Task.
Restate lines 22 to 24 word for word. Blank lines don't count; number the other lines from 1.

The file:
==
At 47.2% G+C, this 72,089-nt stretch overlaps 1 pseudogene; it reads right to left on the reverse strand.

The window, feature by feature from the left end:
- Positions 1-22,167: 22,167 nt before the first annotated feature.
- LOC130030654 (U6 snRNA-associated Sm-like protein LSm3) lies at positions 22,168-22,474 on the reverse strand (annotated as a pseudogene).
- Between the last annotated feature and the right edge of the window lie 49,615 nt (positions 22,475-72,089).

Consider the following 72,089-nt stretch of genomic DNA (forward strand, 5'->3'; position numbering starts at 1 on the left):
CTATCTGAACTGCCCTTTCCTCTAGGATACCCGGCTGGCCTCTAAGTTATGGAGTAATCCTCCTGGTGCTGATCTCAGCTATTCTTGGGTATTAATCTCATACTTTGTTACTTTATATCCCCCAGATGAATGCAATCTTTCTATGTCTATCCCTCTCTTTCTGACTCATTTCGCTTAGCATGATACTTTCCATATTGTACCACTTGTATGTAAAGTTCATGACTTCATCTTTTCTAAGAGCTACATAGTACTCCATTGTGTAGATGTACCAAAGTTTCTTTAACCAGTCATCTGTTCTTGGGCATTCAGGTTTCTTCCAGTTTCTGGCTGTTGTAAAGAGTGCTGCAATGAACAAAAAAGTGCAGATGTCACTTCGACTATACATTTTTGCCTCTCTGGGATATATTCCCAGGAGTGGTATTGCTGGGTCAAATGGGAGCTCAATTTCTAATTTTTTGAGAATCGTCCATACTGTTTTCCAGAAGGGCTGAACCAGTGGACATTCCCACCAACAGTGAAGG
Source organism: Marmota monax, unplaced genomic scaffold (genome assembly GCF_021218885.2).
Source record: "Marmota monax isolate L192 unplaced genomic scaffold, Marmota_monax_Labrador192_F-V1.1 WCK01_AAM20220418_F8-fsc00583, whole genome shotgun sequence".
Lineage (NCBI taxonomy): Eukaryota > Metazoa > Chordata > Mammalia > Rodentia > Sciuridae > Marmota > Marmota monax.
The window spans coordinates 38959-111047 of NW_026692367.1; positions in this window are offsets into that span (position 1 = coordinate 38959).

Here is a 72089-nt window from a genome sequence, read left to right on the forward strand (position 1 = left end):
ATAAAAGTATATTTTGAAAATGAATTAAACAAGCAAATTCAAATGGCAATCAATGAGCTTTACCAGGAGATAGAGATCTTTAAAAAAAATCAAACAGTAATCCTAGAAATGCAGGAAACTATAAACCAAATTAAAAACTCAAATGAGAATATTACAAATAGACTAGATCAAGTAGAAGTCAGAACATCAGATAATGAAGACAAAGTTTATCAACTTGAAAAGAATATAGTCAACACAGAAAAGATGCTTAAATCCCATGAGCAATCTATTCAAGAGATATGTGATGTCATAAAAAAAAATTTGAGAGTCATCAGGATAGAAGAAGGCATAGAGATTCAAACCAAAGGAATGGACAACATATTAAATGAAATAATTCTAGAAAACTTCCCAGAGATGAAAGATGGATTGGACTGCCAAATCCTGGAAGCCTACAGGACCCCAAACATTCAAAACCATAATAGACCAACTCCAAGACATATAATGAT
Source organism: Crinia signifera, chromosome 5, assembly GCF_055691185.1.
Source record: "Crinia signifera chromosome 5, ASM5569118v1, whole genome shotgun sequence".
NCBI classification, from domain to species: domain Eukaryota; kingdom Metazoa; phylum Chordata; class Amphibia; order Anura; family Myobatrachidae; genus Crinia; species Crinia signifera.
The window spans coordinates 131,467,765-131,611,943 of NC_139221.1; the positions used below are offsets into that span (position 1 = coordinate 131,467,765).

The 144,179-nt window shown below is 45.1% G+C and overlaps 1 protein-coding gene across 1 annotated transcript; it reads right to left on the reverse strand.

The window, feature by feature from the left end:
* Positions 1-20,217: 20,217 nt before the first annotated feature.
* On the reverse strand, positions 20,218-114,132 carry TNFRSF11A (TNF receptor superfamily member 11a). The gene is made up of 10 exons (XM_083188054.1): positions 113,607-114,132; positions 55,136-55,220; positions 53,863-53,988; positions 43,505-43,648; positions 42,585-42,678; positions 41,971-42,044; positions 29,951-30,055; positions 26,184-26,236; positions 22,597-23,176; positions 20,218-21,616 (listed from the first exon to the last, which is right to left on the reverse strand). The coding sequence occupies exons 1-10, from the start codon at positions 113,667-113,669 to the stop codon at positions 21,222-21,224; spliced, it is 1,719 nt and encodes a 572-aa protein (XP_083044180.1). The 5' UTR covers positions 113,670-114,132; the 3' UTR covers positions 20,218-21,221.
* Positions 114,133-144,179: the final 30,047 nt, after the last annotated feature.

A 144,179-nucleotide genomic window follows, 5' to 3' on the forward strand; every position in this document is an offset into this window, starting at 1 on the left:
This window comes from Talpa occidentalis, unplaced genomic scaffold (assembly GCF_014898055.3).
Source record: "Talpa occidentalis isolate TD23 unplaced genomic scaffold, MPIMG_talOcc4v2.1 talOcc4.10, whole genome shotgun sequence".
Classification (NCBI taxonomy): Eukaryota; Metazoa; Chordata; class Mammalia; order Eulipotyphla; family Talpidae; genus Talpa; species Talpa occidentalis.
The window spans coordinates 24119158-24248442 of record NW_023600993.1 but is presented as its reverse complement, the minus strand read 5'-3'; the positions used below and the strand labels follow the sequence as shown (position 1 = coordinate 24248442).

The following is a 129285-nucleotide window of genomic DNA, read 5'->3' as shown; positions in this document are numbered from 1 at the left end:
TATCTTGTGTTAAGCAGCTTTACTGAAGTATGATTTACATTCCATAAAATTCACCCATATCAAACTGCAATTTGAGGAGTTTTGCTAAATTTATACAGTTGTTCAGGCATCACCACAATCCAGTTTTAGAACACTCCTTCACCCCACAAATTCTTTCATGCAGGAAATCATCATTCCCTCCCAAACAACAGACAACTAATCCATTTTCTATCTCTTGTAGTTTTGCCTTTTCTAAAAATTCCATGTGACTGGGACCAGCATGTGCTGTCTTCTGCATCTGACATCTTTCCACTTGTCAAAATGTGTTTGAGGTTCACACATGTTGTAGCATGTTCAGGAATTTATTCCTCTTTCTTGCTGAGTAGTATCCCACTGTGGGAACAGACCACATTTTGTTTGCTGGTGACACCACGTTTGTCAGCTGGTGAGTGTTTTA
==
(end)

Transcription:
* Positions 114,133-144,179: the final 30,047 nt, after the last annotated feature.

A 144,179-nucleotide genomic window follows, 5' to 3' on the forward strand; every position in this document is an offset into this window, starting at 1 on the left:
This window comes from Talpa occidentalis, unplaced genomic scaffold (assembly GCF_014898055.3).